10 art shows to see in 2023

10 art shows to see in 2023

28 Dec 2022

It looks like 2023 is measuring up to be a stellar year for art exhibitions. Here are 10 that Editor Sue Herdman has on her list

The arts world may have been buffered in recent times, particularly with the impact of the pandemic, but stand by for 2023. In what promises to be a dynamic 12 months of exhibition openings, there’s an energy in the air and the guarantee of standout viewing. These are just a few already scored in my diary; for more, catch our monthly postings online and our listings pages in The Arts Society Magazine.

Children of the Gorbals (Gorbal Boys), 1948, Bert Hardy. Image: © Bert Hardy Estate, courtesy Centre for British Photography, London

1. A new centre

For anyone with a passion for photography, 2023 starts with an exciting opening. The Centre for British Photography in London’s Jermyn Street opens in late January. Building on the world-renowned Hyman Collection of British photography, the centre will have over three floors of exhibition space. Featuring works from 1900 to now, expect images by greats past and present, including Bert Hardy, Bill Brandt, Cecil Beaton, Sonia Boyce and Heather Agyepong. Two new exhibitions mark the opening: a self-portrait show co-curated by the campaign group Fast Forward: Women in Photography; and The English at Home – over 150 images of the domestic interior. As a boon in these straitened times, the centre will be free to visit.

Centre for British Photography

Opening late January


Alpinist, 2022. Image: © Peter Doig, All Rights Reserved

2. Doig in London

The Courtauld’s major exhibition of new and recent work by artist Peter Doig is much anticipated. Doig is a compelling artist. The most painterly of painters, he is considered to be one of the most important working in present times. Born in Edinburgh, he spent years living in Trinidad but moved back to London in 2021. This exhibition explores this new chapter in Doig’s career and will feature paintings started elsewhere and recently completed (years can pass before Doig considers a work complete) alongside works that are new. His mysterious depictions hover between the real and imaginary. And they are immersive: these are paintings to sit before and lose yourself in, with rich rewards.

The Morgan Stanley Exhibition: Peter Doig

10 February–29 May


Judd’s Farm, 1912. Image: © The Artists Estate

3. 100 years on…

Towner Eastbourne, the oldest gallery and collection on England’s south-east coast, not only hosts the Turner Prize in 2023 (in December) but marks its centenary too. In response, it is staging a series of rather beautiful exhibitions over this year, some of which showcase its collection, which numbers some 5,000 works. Just opened is Towner 100: The Living Collection, with glorious works by artists such as Eric Ravilious, Gertrude Hermes and William Nicholson (whose painting, shown here, is a personal favourite; just look at that light). Up next will be Towner 100: Unseen, featuring more works from the collection that have, as yet, not been displayed since their acquisition. Expect pieces by Helen Cammock, Michael Rakowitz, David Nash and more.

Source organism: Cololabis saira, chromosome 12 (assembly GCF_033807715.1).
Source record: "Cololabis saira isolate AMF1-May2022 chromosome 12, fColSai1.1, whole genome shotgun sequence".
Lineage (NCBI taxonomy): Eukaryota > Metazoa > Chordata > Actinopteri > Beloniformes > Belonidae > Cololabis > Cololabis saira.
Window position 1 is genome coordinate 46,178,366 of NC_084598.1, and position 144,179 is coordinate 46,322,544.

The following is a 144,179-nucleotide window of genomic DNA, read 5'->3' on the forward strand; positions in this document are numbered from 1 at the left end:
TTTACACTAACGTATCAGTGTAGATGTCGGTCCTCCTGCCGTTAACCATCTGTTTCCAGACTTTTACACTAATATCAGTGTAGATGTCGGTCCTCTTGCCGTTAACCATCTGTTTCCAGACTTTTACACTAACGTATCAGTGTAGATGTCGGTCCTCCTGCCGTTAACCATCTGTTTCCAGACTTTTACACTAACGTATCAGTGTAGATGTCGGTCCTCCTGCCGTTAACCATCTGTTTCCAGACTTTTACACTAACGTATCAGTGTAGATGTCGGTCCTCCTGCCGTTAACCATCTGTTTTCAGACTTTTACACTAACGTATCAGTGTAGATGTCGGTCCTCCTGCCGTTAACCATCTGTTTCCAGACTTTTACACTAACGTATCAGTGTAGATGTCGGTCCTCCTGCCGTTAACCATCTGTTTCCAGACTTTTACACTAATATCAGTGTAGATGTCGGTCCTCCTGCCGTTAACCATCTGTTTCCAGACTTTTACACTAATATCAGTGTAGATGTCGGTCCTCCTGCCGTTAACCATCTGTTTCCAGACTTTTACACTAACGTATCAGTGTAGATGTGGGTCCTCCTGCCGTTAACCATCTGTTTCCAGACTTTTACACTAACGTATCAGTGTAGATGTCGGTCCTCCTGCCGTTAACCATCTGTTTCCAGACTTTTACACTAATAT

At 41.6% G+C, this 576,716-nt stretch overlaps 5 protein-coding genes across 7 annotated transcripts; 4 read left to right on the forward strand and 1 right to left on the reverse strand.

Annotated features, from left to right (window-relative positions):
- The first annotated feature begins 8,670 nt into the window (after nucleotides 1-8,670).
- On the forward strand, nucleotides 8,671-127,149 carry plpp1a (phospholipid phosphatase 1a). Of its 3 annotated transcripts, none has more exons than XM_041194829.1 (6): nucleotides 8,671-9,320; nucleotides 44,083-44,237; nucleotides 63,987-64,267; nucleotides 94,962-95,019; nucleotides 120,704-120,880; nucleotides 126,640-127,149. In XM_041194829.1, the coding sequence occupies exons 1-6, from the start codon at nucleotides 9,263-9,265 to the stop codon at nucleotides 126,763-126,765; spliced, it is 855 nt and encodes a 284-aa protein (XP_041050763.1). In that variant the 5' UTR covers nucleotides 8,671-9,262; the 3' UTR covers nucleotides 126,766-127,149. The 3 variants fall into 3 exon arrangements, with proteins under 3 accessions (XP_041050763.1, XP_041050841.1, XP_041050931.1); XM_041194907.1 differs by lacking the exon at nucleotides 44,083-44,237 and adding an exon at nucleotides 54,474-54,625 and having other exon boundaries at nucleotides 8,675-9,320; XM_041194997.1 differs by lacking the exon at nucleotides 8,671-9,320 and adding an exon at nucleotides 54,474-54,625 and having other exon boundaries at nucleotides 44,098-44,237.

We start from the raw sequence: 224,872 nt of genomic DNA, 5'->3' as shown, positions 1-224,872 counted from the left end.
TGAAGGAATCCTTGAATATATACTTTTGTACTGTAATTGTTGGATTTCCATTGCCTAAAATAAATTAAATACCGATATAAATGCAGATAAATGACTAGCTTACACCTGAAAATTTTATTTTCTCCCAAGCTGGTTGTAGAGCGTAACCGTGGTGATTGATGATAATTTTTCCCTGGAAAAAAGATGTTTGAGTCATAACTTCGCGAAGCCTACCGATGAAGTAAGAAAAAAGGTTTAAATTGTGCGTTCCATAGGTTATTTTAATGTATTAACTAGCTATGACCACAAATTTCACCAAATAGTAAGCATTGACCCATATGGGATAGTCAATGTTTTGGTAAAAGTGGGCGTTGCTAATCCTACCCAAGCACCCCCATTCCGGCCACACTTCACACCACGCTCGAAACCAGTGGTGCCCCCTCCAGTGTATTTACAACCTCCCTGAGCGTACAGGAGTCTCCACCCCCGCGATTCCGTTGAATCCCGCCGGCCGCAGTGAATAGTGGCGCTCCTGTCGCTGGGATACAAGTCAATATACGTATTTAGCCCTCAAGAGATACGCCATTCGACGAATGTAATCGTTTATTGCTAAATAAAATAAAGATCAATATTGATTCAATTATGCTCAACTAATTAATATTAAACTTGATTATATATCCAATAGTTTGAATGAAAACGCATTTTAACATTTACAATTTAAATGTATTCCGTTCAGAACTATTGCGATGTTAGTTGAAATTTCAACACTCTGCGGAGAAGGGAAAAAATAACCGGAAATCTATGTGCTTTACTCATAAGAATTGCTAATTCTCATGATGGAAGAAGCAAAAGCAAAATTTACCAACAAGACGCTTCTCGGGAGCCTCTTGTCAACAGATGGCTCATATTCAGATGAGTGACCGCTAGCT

The Living Collection is on until August; Unseen from 11 February–14 May


The Milkmaid by Johannes Vermeer, c.1660. Image: Rijksmuseum, purchased with the support of the Vereniging Rembrandt

4. The Delft master

This is one art show that you’ll need to travel a little further afield to – the Netherlands – and you won’t be alone. There’s been excitement and much talk about the Rijksmuseum’s forthcoming Vermeer exhibition. It opens in February, promising to be the biggest Vermeer show to be staged, with more of the artist’s works – 28 out of his known oeuvre of 35 – gathered together than ever before. This is a chance to see Vermeer’s greatest paintings, including The Girl with a Pearl Earring, Lady Writing a Letter with Her Maid and The Milkmaid, seen here. Research into the works will reveal more about the artist’s artistic choices and motivations as well as his creative processes.


10 February–4 June


Stars of Everything, 2004, by Thornton Dial. Image: Souls Grown Deep Foundation/Stephen Pitkin/Pitkin Studio


5. Southern souls

I’m looking forward to the Marina Abramović solo show at London’s Royal Academy (23 September–10 December). It’ll be the first UK exhibition to present the work of this extraordinary performance artist. But before that, in March, comes a show that’s also high on my list. ‘My soul has grown deep like the rivers’ is a line from poet Langston Hughes (1901–67), the American social activist, novelist and playwright who figured large in the Harlem Renaissance of the 1920s. This exhibition takes its name from that work. It tells the story of the art of the Black artists of the American South working in near isolation in rural areas, creating work that ranges from sculpture to painting, reliefs, drawings and quilts. Each piece has been made with found materials, from clay, roots and soil to any cast-off object deemed of interest to the artist. The 65 powerful works on show reflect hard narratives: the stories of enslavement, Jim Crow-era policies, racism and economic inequality. Among the artworks will be the beautiful quilts from the Gee’s Bend quilters. Find out more about their work in our spring issue of The Arts Society Magazine.

Souls Grown Deep like the Rivers

17 March–18 June


A kilt under construction at Keith Kilt School, Moray. Image: Jonathan Faiers